Quote or Proverb: My boys trust in the Lord, and keep your powder dry (antedating 1832 February 28)

Joel S. Berson Berson at ATT.NET
Tue Jan 25 06:37:05 UTC 2011

I seem to have not received what Victor wrote, but I can add to the
analysis of the two Google Books hits, William Emerson's Fourth of
July Oration and The Eclectic Review.   With the aid of the (publicly
accessible) Harvard on-line catalog.  In summary, the date of the Old
Church leaflet instance is 1890s or later; the date of the Eclectic
Review instance is 1836/37.

1)  Emerson's 1802 Fourth of July Oration is in one of the
*collections* of "Old South leaflets", here issues 126-150, published
by "Burt Franklin, 235 East 44th Street, New York, N.Y. 10017",
apparently without an imprinted date  The text containing "keep your
powder dry" is in a footnote (page 209 of 569), presumably written by
the editor/collector; it is not in Emerson's oration..  When were ZIP
codes introduced?  Text on page 565 of 569 contains in the first line
(of a footnote) the date 1895.  (Some of the Old South collections
were published as late as the 1950s; search the Harvard catalog for
"Old South leaflets".)  Even if Emerson's oration was originally
printed near 1802 as an individual "Old South leaflet", the target
phrase is in the footnote, not his oration.

2)  For The Eclectic Review issue containing "keep your powder dry"
-- Search GBooks for eclectic + "keep your powder dry", before
1899.  7 results.  Some are claimed to be 1837 (page 496), others
1861 (page 547), and the 1805/Volume 1 also appears (Snippet).

2a)  The 1805 is a false dating (see also (2b) below).  In the
Harvard catalog, Search in Journal Titles / Journal title beginning
with / for "Eclectic Review".  In Browse List: Titles All, select
"The eclectic review" (2 records), then the second of the two records
(with date 1805)..  The Full View of Record shows dates of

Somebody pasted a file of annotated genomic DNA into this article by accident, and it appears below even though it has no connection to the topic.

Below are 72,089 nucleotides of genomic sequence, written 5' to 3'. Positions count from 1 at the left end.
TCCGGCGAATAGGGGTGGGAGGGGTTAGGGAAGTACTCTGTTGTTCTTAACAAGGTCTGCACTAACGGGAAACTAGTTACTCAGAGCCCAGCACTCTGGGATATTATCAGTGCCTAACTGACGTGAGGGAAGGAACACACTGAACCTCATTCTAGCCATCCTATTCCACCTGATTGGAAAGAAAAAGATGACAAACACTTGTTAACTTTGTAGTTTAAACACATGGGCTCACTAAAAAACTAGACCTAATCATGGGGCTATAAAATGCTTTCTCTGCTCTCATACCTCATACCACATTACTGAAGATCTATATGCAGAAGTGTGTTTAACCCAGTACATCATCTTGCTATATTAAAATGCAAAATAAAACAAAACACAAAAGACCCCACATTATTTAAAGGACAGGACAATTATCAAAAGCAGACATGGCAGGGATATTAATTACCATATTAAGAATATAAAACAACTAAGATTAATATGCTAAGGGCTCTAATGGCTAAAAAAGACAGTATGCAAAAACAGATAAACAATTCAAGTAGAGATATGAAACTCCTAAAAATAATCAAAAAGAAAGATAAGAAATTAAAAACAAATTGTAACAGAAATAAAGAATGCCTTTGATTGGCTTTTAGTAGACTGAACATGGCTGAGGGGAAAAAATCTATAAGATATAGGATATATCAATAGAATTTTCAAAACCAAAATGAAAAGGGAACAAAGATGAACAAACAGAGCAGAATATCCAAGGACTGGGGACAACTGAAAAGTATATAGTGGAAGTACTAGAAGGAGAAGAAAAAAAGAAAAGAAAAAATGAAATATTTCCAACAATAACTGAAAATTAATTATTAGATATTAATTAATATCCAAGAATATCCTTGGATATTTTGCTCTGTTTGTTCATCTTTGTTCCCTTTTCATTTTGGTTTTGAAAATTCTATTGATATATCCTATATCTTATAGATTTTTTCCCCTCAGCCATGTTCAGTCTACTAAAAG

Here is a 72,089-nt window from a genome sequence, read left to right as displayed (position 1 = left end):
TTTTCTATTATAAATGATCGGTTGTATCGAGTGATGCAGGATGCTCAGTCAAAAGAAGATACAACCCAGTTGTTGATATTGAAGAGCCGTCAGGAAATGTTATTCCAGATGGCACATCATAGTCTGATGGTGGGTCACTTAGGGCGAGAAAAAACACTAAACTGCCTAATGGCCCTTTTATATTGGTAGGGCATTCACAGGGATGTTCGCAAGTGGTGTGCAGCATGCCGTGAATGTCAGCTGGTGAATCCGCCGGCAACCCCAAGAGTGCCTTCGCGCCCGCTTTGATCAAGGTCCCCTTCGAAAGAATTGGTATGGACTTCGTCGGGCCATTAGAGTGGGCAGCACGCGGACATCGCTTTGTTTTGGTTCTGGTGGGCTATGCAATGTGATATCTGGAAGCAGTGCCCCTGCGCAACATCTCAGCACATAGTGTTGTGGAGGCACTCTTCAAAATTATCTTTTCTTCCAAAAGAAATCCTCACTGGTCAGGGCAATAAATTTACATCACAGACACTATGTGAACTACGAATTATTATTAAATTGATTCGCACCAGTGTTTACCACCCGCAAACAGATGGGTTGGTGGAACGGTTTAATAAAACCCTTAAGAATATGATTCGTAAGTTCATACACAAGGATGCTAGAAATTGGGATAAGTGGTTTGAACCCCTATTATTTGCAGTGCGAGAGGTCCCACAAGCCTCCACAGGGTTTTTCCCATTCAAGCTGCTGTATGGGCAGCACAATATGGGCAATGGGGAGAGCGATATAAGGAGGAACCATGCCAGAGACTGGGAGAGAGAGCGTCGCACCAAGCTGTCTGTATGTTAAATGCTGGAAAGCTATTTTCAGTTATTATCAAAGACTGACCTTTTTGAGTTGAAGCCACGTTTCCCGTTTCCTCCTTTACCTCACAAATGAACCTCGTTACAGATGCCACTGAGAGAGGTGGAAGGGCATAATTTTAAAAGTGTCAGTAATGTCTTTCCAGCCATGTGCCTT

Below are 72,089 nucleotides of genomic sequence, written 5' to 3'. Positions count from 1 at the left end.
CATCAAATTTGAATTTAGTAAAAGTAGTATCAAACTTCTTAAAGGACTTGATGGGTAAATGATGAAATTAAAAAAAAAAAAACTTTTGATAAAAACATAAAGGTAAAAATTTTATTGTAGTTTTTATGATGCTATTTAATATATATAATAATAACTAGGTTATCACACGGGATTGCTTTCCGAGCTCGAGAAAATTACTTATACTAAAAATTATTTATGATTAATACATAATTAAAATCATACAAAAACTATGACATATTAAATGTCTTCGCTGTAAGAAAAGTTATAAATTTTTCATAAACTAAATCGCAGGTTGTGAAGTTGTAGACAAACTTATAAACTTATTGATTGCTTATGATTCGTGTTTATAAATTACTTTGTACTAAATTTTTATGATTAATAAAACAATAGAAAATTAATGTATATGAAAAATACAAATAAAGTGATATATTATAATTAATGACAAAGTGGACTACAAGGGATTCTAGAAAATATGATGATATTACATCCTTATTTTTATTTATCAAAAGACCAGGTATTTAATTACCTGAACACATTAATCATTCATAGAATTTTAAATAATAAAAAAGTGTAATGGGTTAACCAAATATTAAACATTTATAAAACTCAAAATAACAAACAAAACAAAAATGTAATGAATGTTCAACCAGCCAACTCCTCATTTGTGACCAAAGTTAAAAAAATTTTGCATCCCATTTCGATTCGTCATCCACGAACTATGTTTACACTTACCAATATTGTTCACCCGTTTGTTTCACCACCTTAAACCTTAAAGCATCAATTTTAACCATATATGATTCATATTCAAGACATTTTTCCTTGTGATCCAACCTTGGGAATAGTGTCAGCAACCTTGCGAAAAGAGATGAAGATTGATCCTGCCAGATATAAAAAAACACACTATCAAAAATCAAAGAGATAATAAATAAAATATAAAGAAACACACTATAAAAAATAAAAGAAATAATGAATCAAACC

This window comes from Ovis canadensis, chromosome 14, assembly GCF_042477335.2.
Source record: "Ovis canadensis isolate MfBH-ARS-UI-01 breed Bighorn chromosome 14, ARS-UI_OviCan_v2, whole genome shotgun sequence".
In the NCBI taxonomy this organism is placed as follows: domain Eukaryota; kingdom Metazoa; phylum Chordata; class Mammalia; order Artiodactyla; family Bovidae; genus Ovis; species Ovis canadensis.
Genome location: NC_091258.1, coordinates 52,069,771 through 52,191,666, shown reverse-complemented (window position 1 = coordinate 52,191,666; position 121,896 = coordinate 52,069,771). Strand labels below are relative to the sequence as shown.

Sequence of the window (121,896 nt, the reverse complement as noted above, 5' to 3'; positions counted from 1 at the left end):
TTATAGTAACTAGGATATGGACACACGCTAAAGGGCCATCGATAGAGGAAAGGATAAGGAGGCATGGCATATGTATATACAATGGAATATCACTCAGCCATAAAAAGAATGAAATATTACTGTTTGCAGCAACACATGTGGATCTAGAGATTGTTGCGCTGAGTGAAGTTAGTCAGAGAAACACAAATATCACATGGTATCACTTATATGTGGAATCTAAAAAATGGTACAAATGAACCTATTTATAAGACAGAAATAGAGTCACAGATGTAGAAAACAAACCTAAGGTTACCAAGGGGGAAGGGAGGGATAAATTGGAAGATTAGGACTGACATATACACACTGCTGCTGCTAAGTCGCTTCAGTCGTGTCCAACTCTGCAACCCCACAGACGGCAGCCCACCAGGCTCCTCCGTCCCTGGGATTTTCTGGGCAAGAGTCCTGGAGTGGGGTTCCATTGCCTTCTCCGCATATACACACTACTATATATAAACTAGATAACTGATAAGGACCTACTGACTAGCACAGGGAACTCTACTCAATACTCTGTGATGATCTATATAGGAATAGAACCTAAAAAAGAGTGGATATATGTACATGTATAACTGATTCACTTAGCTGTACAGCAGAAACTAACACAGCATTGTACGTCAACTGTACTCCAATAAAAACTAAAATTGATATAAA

publication, beginning it is true with 1805 but running through
1868.  Click on the Location "Networked Resource" that says
Restrictions "Access to portions of this material may be
restricted."  On the Holdings page click on the Internet Link.  On
the Find it! @ Harvard page is a list of all the issues Harvard has
supplied Google with.  Click Full Text for v. 1.  The Google holding
is Full Text here (not Snippet), and searching for "keep your powder
dry" yields "No results".

2b)  Downloading the 1836 issue via Google Books does find "Put your
trust in God, but keep your powder dry" on page 496 (515 of 659),
with running head "Osler's Church and Dissent".  Page 492 (511 of
659)  is headed "Art. VII. The Church and Dissent ... By Edward
Osler. ... London: 1836.  12mo."  The title page of this volume of
The Eclectic Review is dated "MDCCCXXXVII [1837], January--June", and
it is "New Series. Vol. I".  This presumably explains GBooks' false
1805 instance -- someone took "Vol. I" to mean 1805, not realizing
that The Eclectic Review was eclectic about its series -- the Harvard
catalog shows *several* "new ser." at various dates.


At 1/24/2011 09:19 PM, Garson O'Toole wrote:
>Victor wrote:
> > With apologies to Garson and his incremental approach, it pains me to
> > punch a hole in the theory of the quotes coalescing around an 1830s
> > literary work.
>Thanks for your response Victor. I located the two citations from
>Google Books that you mention during my initial search. After
>examining them closely I decided that the dates were inaccurate.